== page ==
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Letter 6730

Darwin, C. R. to Farrer, T. H.

6 May [1869]

    Summary Add

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    Dislikes the use of the term "degradation" as applied to the closed flowers of Viola species. Species with such self-fertilising flowers also have flowers adapted for crossing. The development of closed flowers adapted to ensure a sufficient stock of seed is progressive.

Transcription

Down. | Beckenham | Kent. S.E.

May 6th

My dear Mr Farrer

Thanks for your note. I doubted about degradation, & had not slightest objection to gradation, because I did not like the idea, & knew nothing about the facts.

I disliked & still dislike the idea because I can see no reason for it. V. cornuta (I believe) & certainly V. canina & odorata produce perfect flowers adapted for a cross, & small closed flowers to insure a stock of seed through self-fertilisation. V. tricolor which it seems stands near one end of the series does not produce the small closed flowers, & is only very moderately fertile when the visits of insects are prevented. Hence I can see no meaning in degradation, but every step in progress wd be advantageous.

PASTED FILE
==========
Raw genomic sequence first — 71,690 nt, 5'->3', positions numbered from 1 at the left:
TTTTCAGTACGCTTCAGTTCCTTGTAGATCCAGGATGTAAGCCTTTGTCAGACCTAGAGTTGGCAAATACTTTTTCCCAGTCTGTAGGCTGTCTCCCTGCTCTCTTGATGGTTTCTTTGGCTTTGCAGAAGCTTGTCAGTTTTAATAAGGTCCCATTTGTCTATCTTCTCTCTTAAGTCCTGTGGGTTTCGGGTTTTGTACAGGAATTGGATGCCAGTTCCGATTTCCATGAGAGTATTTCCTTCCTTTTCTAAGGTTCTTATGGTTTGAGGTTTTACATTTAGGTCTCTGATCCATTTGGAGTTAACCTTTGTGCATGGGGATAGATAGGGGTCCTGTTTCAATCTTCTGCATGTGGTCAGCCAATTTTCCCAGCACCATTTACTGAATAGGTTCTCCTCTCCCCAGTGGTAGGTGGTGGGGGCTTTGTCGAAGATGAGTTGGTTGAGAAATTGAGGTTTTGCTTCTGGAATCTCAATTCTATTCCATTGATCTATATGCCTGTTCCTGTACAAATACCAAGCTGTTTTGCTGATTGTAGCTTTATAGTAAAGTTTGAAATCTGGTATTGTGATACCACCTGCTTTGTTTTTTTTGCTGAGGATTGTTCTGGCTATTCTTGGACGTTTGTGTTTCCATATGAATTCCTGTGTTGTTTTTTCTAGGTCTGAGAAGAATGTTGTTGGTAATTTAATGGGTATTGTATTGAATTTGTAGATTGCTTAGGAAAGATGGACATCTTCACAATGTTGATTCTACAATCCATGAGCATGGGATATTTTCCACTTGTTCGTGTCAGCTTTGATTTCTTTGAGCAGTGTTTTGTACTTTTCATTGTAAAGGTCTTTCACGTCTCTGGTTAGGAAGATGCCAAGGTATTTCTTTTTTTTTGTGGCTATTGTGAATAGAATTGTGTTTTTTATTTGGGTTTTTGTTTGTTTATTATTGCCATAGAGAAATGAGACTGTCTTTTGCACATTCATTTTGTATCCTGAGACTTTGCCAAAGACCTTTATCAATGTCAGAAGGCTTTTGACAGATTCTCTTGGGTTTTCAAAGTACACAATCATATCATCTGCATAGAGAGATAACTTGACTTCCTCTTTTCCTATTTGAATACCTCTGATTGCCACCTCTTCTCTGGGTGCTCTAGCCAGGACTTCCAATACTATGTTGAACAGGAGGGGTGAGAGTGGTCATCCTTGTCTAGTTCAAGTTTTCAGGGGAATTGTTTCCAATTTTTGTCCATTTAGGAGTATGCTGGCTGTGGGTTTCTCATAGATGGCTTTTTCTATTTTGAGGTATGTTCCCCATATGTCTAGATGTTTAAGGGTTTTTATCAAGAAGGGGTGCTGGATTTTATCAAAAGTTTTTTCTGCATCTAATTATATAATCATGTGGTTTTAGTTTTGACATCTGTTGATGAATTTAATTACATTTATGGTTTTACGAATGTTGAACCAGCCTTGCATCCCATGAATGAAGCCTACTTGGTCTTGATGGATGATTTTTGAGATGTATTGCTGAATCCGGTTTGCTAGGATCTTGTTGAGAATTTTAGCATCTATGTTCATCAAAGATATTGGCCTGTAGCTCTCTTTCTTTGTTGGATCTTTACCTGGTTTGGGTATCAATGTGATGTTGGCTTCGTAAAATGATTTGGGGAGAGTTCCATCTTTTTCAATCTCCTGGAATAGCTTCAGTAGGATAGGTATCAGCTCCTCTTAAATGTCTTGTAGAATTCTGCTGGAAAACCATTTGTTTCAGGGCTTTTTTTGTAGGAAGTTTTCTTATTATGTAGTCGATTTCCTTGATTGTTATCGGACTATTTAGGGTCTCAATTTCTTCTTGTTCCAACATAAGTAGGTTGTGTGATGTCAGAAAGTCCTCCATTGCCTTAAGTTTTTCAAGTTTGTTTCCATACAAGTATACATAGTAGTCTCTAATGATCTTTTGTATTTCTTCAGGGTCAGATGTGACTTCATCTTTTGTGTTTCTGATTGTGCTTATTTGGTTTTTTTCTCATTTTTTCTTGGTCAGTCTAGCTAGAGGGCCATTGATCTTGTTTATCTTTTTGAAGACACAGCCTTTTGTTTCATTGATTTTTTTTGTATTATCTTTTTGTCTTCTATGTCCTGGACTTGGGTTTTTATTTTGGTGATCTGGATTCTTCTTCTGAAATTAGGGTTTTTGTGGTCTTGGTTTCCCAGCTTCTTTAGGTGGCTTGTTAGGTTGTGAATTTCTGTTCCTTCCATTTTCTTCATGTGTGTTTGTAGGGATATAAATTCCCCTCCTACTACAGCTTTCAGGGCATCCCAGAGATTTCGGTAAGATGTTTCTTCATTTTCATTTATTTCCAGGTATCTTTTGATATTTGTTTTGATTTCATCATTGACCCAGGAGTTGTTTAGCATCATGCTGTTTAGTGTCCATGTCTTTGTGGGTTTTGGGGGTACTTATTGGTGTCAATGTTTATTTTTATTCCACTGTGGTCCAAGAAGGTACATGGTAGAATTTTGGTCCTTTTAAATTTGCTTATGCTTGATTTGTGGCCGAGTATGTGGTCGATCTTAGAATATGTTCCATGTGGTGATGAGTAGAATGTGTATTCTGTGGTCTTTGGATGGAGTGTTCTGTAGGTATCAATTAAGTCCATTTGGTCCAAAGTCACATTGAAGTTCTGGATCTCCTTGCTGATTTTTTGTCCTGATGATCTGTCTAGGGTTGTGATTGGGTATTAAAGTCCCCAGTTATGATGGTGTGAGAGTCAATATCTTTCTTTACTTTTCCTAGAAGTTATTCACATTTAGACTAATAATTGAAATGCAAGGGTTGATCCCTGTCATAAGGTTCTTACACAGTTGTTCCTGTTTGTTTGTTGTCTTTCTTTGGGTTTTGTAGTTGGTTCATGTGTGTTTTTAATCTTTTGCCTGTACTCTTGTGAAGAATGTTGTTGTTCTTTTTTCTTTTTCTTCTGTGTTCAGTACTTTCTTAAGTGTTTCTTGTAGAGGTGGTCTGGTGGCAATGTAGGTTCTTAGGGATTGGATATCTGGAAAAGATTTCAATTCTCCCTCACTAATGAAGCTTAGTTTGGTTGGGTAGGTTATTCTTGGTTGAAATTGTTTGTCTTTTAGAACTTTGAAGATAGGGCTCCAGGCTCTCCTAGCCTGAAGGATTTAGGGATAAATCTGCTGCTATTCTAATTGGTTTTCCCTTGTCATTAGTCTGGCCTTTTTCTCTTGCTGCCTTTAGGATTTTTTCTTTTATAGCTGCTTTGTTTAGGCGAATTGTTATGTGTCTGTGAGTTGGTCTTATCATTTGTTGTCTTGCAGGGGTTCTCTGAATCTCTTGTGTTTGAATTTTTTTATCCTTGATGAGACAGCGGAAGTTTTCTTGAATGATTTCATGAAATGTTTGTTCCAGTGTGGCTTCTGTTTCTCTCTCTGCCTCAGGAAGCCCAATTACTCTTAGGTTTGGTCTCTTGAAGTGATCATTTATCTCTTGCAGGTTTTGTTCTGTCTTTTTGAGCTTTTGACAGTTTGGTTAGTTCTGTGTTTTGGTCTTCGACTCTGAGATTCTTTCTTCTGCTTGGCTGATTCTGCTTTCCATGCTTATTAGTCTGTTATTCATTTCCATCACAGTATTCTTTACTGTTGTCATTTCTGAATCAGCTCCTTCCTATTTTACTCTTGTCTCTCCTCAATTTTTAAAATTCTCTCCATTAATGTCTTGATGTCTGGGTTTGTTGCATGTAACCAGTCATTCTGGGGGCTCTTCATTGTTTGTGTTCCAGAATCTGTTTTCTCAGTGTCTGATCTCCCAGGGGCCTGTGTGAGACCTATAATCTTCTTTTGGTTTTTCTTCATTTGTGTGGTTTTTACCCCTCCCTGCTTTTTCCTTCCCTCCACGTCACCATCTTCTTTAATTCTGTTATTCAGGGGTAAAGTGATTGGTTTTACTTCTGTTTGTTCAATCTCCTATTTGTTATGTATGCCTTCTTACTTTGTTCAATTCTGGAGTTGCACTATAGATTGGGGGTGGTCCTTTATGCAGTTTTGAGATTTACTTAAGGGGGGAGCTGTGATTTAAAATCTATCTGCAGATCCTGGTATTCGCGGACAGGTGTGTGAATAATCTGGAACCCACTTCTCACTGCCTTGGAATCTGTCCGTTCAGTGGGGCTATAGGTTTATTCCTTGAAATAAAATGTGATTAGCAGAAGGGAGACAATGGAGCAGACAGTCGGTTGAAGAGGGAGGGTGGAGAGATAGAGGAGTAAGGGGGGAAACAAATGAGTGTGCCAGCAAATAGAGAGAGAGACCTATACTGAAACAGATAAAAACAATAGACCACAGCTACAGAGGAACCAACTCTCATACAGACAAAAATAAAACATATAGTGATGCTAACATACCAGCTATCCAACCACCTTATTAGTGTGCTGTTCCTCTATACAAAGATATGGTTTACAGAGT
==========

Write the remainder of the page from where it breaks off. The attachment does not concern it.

Yours very sincerely | Ch. Darwin

—But to invert a saying of Agassiz ``Nature often lies'' & does things quite contrary to theory.—

    Footnotes Add

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    f1 6730.f1
    The year is established by the relationship between this letter and the letter from T. H. Farrer, 5 May 1869.
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    f2 6730.f2
    See letter from T. H. Farrer, 5 May 1869 and n. 1. CD refers to different species of Viola.
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    f3 6730.f3
    Louis Agassiz, responding to reports of observations opposed to his theory about when saurians were first created, claimed he did not believe them, `for Nature never lied' (See Correspondence vol. 6, letter to Asa Gray, 1 January [1857]).
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